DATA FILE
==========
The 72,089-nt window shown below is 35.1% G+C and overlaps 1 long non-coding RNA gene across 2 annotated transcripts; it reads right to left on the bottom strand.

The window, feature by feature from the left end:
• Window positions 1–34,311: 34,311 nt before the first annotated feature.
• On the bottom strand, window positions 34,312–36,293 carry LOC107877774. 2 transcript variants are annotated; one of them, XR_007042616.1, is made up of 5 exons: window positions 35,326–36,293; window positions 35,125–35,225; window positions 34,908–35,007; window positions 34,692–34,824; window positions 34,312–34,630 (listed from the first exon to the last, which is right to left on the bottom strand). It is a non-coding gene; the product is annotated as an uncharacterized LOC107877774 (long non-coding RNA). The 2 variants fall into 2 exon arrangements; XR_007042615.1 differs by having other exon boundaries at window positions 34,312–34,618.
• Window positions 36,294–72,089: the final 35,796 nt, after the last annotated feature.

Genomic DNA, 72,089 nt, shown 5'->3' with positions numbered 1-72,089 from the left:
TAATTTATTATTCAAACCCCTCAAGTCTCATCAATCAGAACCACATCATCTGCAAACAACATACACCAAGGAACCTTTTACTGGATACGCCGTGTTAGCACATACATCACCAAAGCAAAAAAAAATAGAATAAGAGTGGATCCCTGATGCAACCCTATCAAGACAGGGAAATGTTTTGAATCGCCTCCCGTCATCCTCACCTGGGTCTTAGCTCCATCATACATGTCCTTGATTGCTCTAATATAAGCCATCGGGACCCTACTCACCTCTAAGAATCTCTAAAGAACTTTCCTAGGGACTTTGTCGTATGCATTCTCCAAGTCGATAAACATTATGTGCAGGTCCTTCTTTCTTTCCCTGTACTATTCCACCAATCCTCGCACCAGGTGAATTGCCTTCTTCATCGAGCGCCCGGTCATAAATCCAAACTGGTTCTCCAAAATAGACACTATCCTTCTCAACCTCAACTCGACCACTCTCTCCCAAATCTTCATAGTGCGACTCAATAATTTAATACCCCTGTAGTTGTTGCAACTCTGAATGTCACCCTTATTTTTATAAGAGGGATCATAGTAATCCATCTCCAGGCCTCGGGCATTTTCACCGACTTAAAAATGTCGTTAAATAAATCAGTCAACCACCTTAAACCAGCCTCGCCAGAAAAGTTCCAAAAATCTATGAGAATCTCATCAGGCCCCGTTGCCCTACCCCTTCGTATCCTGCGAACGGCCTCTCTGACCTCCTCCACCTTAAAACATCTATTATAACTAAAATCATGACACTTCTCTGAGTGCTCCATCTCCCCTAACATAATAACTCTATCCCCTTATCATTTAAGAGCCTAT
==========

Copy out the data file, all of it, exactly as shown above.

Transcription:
The 72,089-nt window shown below is 35.1% G+C and overlaps 1 long non-coding RNA gene across 2 annotated transcripts; it reads right to left on the bottom strand.

The window, feature by feature from the left end:
• Window positions 1–34,311: 34,311 nt before the first annotated feature.
• On the bottom strand, window positions 34,312–36,293 carry LOC107877774. 2 transcript variants are annotated; one of them, XR_007042616.1, is made up of 5 exons: window positions 35,326–36,293; window positions 35,125–35,225; window positions 34,908–35,007; window positions 34,692–34,824; window positions 34,312–34,630 (listed from the first exon to the last, which is right to left on the bottom strand). It is a non-coding gene; the product is annotated as an uncharacterized LOC107877774 (long non-coding RNA). The 2 variants fall into 2 exon arrangements; XR_007042615.1 differs by having other exon boundaries at window positions 34,312–34,618.
• Window positions 36,294–72,089: the final 35,796 nt, after the last annotated feature.

Genomic DNA, 72,089 nt, shown 5'->3' with positions numbered 1-72,089 from the left:
TAATTTATTATTCAAACCCCTCAAGTCTCATCAATCAGAACCACATCATCTGCAAACAACATACACCAAGGAACCTTTTACTGGATACGCCGTGTTAGCACATACATCACCAAAGCAAAAAAAAATAGAATAAGAGTGGATCCCTGATGCAACCCTATCAAGACAGGGAAATGTTTTGAATCGCCTCCCGTCATCCTCACCTGGGTCTTAGCTCCATCATACATGTCCTTGATTGCTCTAATATAAGCCATCGGGACCCTACTCACCTCTAAGAATCTCTAAAGAACTTTCCTAGGGACTTTGTCGTATGCATTCTCCAAGTCGATAAACATTATGTGCAGGTCCTTCTTTCTTTCCCTGTACTATTCCACCAATCCTCGCACCAGGTGAATTGCCTTCTTCATCGAGCGCCCGGTCATAAATCCAAACTGGTTCTCCAAAATAGACACTATCCTTCTCAACCTCAACTCGACCACTCTCTCCCAAATCTTCATAGTGCGACTCAATAATTTAATACCCCTGTAGTTGTTGCAACTCTGAATGTCACCCTTATTTTTATAAGAGGGATCATAGTAATCCATCTCCAGGCCTCGGGCATTTTCACCGACTTAAAAATGTCGTTAAATAAATCAGTCAACCACCTTAAACCAGCCTCGCCAGAAAAGTTCCAAAAATCTATGAGAATCTCATCAGGCCCCGTTGCCCTACCCCTTCGTATCCTGCGAACGGCCTCTCTGACCTCCTCCACCTTAAAACATCTATTATAACTAAAATCATGACACTTCTCTGAGTGCTCCATCTCCCCTAACATAATAACTCTATCCCCTTATCATTTAAGAGCCTAT